|scientific name Abagrotis brunneipennis |
It is found in sandy habitats in association with blueberry.
A medium-size (3.3-3.7 cm wingspan) moth with brick-red forewings and black hindwings. The forewings vary in color in the same population from dull brown with rather prominent dark orbicular and reniform to deep brick red with black basal and subterminal bands (illustrated). The banded form of brunneipennis is unmistakable. Most brunneipennis have a deeper more saturated almost greasy-looking appearance. The markings on most specimens are faint or obsolete, with the dark shade at the top of the subterminal shade most prominent. They are very closely related and most likely to be confused with A. cupida, most specimens of which are lighter orange-red and have lighter black hindwings. Brunneipennis is associated with sandy habitats in the cooler boreal forest and foothills regions, while cupida frequents dry often clay habitats south of the boreal forests. Although bar-code sequence fails to differentiate between cupida and brunneipennis, there are significant differences in both the male and female genitalia. Lafontaine (1998) illustrates the various forms of adults and genitalia of both sexes.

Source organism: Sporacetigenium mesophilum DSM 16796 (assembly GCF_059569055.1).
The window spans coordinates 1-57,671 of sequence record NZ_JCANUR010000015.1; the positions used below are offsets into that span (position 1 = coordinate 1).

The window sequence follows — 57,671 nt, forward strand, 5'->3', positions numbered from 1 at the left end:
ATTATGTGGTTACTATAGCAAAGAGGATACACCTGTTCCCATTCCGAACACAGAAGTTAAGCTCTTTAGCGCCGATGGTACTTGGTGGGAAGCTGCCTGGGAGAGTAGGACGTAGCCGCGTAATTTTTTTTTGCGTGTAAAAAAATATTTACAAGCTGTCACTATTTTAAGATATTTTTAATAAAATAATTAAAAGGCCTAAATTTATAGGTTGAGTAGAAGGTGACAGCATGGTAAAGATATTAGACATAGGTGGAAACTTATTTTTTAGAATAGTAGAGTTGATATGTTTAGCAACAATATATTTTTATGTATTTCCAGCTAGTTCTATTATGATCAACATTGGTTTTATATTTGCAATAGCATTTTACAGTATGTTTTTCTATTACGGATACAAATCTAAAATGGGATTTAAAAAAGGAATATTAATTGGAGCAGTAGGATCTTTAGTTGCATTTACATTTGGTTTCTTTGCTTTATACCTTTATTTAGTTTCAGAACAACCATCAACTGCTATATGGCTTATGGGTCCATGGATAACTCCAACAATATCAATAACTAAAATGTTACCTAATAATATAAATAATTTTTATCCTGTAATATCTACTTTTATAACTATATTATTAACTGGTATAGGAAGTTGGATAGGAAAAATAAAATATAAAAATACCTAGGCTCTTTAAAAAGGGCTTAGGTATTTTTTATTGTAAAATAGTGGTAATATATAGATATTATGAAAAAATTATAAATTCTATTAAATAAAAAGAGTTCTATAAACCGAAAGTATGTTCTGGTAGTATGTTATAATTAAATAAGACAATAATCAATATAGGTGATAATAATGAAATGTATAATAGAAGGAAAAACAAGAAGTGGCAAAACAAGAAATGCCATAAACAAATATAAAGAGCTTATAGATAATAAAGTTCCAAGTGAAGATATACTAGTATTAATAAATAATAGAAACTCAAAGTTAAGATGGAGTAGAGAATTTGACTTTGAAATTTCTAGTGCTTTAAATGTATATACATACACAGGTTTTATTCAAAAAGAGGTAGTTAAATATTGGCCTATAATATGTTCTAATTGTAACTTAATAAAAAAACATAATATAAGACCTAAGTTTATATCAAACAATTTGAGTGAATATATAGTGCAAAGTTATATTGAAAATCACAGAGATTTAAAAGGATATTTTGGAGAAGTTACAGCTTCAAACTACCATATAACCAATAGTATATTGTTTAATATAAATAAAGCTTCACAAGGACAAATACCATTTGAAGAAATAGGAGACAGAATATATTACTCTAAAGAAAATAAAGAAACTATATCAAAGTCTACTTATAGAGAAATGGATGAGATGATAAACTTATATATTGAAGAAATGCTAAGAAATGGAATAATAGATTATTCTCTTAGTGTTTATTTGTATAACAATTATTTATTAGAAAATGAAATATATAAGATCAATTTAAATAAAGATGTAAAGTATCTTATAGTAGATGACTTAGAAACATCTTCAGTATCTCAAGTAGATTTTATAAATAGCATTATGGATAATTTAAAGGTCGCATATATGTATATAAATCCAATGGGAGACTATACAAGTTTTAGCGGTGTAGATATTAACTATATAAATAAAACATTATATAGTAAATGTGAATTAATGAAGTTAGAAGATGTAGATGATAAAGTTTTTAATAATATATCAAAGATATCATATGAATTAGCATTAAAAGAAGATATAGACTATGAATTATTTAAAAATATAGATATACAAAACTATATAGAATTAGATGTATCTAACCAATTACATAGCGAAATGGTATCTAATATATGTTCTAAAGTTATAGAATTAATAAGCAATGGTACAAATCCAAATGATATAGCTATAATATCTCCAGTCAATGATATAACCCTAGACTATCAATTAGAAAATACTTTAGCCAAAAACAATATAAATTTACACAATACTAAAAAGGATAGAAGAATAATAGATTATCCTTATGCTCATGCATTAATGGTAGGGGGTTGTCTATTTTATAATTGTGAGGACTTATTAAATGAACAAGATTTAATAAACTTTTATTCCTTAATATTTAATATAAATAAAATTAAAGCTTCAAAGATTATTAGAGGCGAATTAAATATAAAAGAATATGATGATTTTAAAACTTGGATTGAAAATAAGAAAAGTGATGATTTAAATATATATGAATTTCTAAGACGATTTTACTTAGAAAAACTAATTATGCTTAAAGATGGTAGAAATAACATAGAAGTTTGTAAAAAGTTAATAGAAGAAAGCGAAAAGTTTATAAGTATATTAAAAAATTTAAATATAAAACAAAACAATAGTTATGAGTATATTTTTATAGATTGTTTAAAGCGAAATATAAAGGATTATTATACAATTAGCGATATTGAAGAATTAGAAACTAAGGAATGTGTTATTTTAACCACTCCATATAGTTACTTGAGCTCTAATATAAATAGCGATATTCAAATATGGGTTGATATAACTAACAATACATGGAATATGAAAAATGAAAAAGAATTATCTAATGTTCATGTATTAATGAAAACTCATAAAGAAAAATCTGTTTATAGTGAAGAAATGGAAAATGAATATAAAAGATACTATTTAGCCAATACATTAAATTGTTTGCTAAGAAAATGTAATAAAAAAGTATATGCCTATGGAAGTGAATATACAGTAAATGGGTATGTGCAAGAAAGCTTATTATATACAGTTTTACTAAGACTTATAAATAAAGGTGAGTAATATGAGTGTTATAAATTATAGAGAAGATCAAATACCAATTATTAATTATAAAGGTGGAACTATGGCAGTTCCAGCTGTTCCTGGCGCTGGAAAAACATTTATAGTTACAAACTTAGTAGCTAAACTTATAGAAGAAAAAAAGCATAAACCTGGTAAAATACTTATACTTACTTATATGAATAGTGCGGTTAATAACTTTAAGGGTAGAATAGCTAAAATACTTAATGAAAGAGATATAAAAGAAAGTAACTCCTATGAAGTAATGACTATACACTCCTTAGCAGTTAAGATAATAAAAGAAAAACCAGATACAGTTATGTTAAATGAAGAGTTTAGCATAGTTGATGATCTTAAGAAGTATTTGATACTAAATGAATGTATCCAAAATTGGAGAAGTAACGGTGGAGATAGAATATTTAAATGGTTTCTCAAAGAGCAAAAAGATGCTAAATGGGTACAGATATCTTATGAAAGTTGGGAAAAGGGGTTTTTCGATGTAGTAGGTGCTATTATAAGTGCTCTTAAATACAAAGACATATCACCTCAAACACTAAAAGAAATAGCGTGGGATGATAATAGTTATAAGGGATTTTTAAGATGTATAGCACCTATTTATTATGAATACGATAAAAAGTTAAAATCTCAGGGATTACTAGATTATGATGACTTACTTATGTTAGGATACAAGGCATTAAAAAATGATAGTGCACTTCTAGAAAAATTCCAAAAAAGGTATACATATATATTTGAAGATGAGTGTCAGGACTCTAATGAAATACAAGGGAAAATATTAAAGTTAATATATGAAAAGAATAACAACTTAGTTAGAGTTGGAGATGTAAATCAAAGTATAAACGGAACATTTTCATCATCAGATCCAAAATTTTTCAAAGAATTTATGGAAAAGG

Adults are nocturnal and come to both light and sugar bait. There is a single annual brood with adults in August and early September.
Wild larvae have been collected on blueberry (Vaccinium sp.)
Abagrotis brunneipennis is found from Newfoundland west to Vancouver Island, south to west central Oregon, Utah, Colorado and North Carolina. In Alberta it has been collected sparingly throughout the boreal forest, from Redwater north almost to Lake Athabasca and in the foothills near Kananaskis.
Abagrotis brunneipennis is another Abagrotis species that was not collected in Alberta by earlier workers who did little if any collecting in the boreal forests of the province, with the exception of the FIDS surveys in the 1940s and 1950s which concentrated on species feeding on woody plants. It is a species found in association with blueberry in the boreal and foothills of sand deposits. Both brunneipennis and cupida occur where the northern fingers of open grassy habitats meet the southern edge of the boreal forest just north of Edmonton, with cupida on open grassy eroding south-facing slopes of the Sturgeon River valley and brunneipennis in pine woodlands on the dunes in the Redwater Natural area.
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